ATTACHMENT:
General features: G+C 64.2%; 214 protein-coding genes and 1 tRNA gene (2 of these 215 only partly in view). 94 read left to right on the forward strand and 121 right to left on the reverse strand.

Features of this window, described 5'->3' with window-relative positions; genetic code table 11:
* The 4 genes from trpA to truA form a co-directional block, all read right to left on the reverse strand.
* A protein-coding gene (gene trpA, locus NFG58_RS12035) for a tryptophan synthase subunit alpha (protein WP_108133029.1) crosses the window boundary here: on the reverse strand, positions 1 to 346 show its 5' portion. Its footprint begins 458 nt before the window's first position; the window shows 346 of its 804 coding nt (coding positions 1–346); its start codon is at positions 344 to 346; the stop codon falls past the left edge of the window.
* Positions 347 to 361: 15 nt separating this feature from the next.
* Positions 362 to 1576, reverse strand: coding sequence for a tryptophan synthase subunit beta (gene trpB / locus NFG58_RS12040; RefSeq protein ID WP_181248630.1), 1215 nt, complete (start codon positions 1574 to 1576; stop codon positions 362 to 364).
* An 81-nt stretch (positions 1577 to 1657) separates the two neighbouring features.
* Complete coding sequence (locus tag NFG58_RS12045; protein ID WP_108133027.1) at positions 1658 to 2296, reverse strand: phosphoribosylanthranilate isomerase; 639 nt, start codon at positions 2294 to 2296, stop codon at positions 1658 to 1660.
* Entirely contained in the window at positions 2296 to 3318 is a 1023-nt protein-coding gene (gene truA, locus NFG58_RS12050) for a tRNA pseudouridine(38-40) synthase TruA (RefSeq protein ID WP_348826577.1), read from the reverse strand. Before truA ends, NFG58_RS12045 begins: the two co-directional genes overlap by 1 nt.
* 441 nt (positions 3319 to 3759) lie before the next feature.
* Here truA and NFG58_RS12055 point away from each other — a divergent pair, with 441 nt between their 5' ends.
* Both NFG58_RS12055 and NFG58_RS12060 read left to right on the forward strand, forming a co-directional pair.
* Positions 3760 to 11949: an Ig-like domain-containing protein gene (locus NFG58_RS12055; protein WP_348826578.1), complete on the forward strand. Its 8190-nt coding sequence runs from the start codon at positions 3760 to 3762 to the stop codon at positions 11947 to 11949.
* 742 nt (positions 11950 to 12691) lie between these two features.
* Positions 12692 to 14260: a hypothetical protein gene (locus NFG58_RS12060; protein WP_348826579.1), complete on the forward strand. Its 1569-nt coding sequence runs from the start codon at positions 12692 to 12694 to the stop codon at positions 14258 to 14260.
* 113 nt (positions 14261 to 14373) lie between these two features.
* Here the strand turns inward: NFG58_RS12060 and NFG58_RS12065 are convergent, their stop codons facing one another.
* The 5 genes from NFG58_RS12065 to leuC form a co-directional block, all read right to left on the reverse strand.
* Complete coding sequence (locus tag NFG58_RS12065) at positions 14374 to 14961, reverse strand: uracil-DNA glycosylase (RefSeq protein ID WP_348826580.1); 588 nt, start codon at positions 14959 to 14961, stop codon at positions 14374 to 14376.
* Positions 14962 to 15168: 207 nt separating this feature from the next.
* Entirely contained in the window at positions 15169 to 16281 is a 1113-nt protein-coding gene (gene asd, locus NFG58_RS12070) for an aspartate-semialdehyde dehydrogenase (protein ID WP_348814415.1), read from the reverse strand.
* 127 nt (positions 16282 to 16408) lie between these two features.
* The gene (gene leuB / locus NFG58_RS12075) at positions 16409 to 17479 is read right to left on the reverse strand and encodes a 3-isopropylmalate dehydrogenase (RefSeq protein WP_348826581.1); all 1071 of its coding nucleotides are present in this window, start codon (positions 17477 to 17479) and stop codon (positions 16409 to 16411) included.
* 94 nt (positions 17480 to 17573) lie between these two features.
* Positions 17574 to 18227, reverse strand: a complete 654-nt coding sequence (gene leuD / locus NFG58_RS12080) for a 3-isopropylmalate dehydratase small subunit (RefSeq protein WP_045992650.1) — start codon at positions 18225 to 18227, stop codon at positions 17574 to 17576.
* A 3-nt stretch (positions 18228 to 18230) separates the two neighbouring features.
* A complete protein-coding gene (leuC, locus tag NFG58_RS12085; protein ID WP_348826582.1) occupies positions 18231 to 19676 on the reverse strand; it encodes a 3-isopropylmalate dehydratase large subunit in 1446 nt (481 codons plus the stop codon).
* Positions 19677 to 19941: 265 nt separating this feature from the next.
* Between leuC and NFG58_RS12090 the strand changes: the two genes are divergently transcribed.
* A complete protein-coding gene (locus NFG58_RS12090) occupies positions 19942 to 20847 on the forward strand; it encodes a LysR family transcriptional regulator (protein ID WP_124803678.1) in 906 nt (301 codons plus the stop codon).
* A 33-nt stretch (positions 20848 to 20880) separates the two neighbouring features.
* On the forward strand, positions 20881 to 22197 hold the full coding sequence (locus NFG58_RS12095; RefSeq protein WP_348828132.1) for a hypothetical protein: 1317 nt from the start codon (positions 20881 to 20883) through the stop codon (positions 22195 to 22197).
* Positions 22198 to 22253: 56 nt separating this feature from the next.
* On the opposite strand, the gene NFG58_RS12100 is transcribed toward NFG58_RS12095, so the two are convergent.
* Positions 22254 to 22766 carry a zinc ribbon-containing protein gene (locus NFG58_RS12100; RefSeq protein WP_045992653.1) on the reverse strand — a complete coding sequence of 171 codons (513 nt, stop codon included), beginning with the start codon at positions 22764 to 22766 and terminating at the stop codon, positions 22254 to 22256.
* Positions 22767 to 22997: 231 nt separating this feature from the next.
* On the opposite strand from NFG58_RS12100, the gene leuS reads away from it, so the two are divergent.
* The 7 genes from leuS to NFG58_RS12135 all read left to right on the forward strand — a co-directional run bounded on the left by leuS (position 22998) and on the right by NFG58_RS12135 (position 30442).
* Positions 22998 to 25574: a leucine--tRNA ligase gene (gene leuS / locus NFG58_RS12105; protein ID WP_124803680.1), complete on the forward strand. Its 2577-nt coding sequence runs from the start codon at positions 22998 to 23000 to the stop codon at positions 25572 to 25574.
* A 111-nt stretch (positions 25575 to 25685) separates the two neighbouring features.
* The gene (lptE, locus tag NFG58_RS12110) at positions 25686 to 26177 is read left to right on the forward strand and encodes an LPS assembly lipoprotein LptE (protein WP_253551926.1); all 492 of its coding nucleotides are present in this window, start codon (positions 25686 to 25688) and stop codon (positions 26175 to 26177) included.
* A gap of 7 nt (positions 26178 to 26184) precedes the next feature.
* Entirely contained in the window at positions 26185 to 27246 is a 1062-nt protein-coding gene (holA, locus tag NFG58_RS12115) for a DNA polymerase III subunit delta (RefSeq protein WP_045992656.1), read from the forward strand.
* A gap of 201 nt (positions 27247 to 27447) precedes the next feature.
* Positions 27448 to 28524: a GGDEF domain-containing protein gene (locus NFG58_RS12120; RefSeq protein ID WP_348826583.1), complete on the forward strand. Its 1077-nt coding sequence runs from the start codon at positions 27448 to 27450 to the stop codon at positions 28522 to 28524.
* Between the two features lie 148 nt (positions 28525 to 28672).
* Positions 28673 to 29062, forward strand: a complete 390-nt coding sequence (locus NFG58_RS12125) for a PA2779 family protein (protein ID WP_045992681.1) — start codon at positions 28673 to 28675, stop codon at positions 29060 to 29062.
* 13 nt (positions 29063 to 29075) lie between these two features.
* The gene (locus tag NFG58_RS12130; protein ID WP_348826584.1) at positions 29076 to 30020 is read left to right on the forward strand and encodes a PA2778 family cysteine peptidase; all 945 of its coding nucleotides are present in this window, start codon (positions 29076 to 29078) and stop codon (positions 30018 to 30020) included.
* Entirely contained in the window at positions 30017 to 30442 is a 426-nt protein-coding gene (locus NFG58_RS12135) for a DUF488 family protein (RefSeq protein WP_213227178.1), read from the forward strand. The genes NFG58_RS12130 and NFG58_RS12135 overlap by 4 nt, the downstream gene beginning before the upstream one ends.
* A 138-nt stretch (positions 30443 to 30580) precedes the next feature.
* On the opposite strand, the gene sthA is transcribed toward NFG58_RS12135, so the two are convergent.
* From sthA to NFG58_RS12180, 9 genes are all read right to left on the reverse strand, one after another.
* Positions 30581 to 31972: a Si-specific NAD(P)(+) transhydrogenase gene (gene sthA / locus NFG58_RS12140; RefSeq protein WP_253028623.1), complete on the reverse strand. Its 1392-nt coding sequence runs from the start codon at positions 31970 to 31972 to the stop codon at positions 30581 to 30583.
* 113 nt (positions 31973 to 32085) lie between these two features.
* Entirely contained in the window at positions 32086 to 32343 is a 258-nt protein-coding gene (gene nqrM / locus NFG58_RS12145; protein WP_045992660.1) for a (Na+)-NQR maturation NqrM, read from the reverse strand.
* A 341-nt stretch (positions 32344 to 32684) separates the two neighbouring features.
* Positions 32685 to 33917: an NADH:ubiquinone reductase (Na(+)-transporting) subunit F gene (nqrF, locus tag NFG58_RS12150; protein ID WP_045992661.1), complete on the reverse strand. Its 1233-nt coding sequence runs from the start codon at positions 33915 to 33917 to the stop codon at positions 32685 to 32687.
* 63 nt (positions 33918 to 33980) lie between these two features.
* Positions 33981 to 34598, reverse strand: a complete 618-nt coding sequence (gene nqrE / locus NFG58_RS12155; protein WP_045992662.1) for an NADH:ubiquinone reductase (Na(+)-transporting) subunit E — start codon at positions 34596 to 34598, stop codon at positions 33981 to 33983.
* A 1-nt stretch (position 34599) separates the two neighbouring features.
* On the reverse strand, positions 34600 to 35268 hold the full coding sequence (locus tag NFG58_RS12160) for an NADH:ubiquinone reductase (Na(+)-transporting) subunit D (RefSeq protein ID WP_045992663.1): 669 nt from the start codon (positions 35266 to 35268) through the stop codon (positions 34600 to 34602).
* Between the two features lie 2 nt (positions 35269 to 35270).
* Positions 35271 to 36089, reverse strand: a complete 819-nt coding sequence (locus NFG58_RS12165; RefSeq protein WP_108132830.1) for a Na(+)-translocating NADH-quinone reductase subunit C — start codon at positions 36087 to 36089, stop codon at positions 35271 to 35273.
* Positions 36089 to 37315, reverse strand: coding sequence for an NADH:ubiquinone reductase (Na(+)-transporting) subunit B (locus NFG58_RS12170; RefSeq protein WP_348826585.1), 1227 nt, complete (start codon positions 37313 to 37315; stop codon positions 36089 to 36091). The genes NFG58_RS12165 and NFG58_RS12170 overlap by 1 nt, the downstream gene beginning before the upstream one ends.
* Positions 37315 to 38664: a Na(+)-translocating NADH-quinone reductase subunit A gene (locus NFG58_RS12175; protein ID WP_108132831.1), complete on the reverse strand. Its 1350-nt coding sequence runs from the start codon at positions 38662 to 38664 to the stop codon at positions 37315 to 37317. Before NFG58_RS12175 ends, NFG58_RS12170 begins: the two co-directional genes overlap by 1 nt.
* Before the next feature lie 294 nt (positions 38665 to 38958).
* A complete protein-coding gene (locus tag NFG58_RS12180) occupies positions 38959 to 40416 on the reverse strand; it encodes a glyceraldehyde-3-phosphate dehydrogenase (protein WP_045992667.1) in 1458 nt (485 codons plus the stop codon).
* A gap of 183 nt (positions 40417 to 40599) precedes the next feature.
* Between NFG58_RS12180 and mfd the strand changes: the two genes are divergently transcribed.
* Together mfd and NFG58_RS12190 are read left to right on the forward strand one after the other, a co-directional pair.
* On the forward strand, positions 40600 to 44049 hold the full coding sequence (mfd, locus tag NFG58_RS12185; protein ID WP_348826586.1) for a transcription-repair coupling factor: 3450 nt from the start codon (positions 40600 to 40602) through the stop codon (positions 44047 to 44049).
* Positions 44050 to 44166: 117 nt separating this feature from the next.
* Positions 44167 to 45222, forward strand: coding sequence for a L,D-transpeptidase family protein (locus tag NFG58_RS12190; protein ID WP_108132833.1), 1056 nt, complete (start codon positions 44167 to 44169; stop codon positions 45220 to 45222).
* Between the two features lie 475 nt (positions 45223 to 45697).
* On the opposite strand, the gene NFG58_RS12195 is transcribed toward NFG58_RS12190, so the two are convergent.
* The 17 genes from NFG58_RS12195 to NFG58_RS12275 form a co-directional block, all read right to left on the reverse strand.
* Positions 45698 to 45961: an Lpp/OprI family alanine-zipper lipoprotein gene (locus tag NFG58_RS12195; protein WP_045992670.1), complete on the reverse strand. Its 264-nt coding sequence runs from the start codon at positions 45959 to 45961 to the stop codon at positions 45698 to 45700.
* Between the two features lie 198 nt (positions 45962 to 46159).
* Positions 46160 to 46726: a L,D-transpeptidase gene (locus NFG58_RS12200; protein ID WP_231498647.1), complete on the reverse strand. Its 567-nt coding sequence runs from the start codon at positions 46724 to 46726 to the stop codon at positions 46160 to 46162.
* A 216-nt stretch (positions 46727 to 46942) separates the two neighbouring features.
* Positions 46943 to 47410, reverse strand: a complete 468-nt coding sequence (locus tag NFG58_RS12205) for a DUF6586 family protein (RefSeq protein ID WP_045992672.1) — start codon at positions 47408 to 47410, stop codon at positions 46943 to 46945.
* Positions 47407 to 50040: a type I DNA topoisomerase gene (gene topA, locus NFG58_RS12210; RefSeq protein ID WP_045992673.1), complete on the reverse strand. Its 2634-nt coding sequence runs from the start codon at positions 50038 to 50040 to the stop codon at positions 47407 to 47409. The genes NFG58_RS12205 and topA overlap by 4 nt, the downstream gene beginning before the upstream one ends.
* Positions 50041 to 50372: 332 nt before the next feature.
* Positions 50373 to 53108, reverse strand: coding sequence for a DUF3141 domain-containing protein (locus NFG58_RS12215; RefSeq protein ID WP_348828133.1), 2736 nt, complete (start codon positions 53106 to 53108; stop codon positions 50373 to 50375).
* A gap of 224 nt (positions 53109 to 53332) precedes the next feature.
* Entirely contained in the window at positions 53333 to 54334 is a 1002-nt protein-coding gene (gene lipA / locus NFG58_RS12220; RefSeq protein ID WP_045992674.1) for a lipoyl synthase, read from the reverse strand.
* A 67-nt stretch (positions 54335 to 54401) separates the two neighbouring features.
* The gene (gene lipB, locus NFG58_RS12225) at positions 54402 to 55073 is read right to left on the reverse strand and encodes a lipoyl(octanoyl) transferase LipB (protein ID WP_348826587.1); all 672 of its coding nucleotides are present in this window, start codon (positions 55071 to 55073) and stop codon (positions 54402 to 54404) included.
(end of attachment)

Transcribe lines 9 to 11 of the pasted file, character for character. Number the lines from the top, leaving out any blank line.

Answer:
* Entirely contained in the window at positions 2296 to 3318 is a 1023-nt protein-coding gene (gene truA, locus NFG58_RS12050) for a tRNA pseudouridine(38-40) synthase TruA (RefSeq protein ID WP_348826577.1), read from the reverse strand. Before truA ends, NFG58_RS12045 begins: the two co-directional genes overlap by 1 nt.
* 441 nt (positions 3319 to 3759) lie before the next feature.
* Here truA and NFG58_RS12055 point away from each other — a divergent pair, with 441 nt between their 5' ends.